Urgent Notice for all Zebra and Wildebeest Readers

To all my Zebra and Wildebeest readers:


Kenya relocates thousands of animals to game park

By TOM MALITI, Associated Press Writer Tom Maliti, Associated Press Writer 

 SOYSAMBU, Kenya – Kenyan authorities on Wednesday began a plan to restore the predator-prey balance in one of the country’s premier game parks after a recent drought — by moving thousands of zebras and wildebeests closer to the lions.

As the sun rose over the 44,000-acre Soysambu Conservancy, a herd of dozens of terrified zebras stampeded as a helicopter buzzed overhead, herding them into a funnel-like trap and into waiting trucks. After three trips, the helicopter had helped capture 88 zebras. Earlier in the week, 49 were herded. At the end of a three-week operation, the Kenya Wildlife Service aims to relocate 4,000 zebras from different parts of the country to Amboseli National Park. In March, after the wildebeests have finished giving birth, the service plans to move 3,000 of them to the same park. The more fortunate animals will enjoy the environs of Amboseli, a key sanctuary for animals in southwestern Kenya during the dry season because it usually has pasture and water when surrounding areas are dry.

The less fortunate ones will end up in the stomachs of the park’s hungry lions, who have been forced by drought to hunt the goats and cattle kept by the nearby Maasai herdsmen. “We have been hearing reports of a few carcasses (of livestock) found each day,” said Charles Musyoki, a senior scientist at the Kenya Wildlife Service. “When we move the zebras and wildebeests we will now be increasing the number and thereby making them available to the carnivores and this will make the carnivores reduce their dependence on livestock (for food),” Musyoki said. Dr. Frances Gakuya of the Kenya Wildlife Services says the relocation process will cost 100 million shillings ($1.3 million), which will go toward financing transport to and from Amboseli as well as the upkeep of the 22-member team working to move the animals. Amboseli is among the top revenue earners of Kenya’s more than 40 national parks and reserves. Musyoki said the decline in Amboseli’s zebra and wildebeest populations has been as high as 90 percent compared to a peak recorded in 2007. That year there were an estimated 10,000 zebras. He said that when KWS scientists did a count on Feb. 6 there were 982. Similarly in 2007, there were 7,100 wildebeests compared to 143 on Feb. 6, Musyoki said. He said such a devastating drought has never been recorded before in Amboseli and elders in surrounding areas have told him they do not remember anything like it. “We’ve never seen such drastic climate in recent times,” Musyoki said.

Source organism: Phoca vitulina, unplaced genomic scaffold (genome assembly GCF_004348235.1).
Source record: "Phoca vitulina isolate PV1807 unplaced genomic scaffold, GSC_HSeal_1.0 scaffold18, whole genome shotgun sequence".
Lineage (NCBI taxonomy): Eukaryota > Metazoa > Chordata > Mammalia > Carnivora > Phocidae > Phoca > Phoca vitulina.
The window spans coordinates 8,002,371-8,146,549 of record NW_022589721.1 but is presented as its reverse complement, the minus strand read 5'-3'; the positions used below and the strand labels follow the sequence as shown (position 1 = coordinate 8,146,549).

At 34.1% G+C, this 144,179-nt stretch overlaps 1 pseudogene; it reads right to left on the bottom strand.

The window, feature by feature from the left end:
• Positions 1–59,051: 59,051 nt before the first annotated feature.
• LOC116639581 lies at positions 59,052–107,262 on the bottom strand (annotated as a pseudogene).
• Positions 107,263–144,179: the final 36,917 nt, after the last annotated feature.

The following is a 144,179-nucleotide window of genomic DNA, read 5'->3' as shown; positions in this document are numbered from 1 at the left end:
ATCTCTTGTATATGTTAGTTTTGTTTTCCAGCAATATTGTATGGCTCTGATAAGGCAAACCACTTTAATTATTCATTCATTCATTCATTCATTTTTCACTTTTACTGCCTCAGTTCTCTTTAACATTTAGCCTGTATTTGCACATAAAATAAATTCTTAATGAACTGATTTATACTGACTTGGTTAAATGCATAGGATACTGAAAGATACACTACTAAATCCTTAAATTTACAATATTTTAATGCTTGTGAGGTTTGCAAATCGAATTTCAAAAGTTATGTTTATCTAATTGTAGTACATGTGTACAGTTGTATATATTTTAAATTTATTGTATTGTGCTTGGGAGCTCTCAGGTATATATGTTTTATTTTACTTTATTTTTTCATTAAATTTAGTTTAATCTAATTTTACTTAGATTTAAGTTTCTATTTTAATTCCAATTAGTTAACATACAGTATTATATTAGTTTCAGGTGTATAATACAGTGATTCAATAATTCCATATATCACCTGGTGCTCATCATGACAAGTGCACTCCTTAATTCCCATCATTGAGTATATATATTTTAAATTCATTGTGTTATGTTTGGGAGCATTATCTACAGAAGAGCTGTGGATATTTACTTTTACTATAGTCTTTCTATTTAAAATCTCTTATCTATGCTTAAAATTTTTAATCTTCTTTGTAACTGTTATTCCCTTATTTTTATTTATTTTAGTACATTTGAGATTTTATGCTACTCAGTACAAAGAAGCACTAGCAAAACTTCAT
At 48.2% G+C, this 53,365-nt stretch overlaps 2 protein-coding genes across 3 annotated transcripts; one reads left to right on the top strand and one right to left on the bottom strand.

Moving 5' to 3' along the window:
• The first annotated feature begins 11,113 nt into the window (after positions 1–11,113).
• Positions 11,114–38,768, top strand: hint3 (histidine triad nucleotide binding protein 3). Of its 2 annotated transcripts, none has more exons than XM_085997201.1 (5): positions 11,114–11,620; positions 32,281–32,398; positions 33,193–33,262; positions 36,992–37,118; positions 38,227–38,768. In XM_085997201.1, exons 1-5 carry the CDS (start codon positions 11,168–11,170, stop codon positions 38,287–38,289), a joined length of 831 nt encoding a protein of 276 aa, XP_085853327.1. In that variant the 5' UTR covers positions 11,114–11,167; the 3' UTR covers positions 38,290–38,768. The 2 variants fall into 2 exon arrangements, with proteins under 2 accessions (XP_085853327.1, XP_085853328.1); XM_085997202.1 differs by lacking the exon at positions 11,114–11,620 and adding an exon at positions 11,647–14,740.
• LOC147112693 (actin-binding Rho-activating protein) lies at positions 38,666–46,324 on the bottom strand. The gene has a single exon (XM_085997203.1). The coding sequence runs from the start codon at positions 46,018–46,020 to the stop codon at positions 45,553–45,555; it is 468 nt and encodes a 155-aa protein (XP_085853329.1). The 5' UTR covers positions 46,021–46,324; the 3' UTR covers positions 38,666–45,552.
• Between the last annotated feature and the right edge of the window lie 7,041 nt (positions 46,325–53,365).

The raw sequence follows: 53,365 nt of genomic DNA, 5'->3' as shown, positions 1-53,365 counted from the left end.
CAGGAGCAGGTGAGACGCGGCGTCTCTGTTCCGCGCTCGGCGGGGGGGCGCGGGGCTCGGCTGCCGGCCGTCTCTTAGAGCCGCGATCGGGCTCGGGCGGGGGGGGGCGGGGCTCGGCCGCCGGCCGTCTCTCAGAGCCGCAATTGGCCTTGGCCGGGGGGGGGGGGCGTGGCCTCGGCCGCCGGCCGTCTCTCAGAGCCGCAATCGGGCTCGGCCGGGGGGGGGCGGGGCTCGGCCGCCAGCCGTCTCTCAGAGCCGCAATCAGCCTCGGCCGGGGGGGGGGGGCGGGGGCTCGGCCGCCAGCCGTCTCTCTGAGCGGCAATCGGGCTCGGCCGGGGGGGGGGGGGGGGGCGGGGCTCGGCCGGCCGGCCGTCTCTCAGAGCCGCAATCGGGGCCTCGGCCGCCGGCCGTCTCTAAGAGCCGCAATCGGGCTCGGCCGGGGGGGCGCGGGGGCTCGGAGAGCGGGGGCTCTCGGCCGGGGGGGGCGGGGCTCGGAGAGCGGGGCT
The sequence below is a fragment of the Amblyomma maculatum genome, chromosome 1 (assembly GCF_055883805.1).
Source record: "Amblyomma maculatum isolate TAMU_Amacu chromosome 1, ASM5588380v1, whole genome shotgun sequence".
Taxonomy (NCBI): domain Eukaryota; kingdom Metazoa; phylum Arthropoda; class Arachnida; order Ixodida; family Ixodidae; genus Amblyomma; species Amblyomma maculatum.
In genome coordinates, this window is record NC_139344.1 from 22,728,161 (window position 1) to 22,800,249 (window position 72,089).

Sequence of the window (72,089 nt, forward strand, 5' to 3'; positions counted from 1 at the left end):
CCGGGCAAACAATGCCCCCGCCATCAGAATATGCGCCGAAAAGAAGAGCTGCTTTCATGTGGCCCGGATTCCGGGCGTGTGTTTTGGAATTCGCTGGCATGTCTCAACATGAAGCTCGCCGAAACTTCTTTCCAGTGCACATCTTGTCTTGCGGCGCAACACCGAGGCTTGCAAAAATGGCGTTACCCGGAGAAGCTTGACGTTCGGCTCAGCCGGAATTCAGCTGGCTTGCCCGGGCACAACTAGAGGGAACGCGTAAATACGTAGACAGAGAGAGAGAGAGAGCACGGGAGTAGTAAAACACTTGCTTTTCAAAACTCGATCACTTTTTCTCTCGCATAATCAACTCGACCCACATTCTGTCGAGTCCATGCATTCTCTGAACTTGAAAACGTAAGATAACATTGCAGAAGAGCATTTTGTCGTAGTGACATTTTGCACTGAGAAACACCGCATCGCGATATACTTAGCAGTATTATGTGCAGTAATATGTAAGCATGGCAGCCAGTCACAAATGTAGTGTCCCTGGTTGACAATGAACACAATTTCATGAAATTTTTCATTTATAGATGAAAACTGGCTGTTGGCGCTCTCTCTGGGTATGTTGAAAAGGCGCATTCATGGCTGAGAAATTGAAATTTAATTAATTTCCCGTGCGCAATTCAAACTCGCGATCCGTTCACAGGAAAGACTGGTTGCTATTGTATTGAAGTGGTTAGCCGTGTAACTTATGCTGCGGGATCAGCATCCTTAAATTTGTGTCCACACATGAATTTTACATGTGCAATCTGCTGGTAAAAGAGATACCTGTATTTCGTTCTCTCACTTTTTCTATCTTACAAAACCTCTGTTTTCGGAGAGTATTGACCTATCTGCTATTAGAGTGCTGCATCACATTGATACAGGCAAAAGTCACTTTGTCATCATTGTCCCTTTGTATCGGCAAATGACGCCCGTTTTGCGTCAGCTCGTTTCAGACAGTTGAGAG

As Woody Allen says, “The lion may lie down with lamb, but only the lion gets a good nights sleep.”

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